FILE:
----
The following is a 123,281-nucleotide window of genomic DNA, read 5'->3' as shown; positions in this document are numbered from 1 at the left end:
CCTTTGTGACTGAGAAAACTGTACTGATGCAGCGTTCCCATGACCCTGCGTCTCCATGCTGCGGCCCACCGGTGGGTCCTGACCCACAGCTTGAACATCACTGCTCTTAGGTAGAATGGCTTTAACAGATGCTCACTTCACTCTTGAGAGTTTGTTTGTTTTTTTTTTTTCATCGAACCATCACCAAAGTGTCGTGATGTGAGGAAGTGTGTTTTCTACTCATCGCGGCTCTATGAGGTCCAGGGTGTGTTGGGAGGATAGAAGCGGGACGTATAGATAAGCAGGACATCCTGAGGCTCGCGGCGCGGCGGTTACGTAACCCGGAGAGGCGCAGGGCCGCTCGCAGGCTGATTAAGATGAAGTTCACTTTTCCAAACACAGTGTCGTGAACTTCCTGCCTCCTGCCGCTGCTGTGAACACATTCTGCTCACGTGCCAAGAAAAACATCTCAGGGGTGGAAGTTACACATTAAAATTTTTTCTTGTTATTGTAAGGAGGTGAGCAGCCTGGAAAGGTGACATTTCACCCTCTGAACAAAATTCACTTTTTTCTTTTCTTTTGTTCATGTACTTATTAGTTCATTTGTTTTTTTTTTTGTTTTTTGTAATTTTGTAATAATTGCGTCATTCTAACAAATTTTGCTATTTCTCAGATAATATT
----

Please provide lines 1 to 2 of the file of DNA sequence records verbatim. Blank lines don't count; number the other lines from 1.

The following is a 123,281-nucleotide window of genomic DNA, read 5'->3' as shown; positions in this document are numbered from 1 at the left end:
CCTTTGTGACTGAGAAAACTGTACTGATGCAGCGTTCCCATGACCCTGCGTCTCCATGCTGCGGCCCACCGGTGGGTCCTGACCCACAGCTTGAACATCACTGCTCTTAGGTAGAATGGCTTTAACAGATGCTCACTTCACTCTTGAGAGTTTGTTTGTTTTTTTTTTTTCATCGAACCATCACCAAAGTGTCGTGATGTGAGGAAGTGTGTTTTCTACTCATCGCGGCTCTATGAGGTCCAGGGTGTGTTGGGAGGATAGAAGCGGGACGTATAGATAAGCAGGACATCCTGAGGCTCGCGGCGCGGCGGTTACGTAACCCGGAGAGGCGCAGGGCCGCTCGCAGGCTGATTAAGATGAAGTTCACTTTTCCAAACACAGTGTCGTGAACTTCCTGCCTCCTGCCGCTGCTGTGAACACATTCTGCTCACGTGCCAAGAAAAACATCTCAGGGGTGGAAGTTACACATTAAAATTTTTTCTTGTTATTGTAAGGAGGTGAGCAGCCTGGAAAGGTGACATTTCACCCTCTGAACAAAATTCACTTTTTTCTTTTCTTTTGTTCATGTACTTATTAGTTCATTTGTTTTTTTTTTTGTTTTTTGTAATTTTGTAATAATTGCGTCATTCTAACAAATTTTGCTATTTCTCAGATAATATT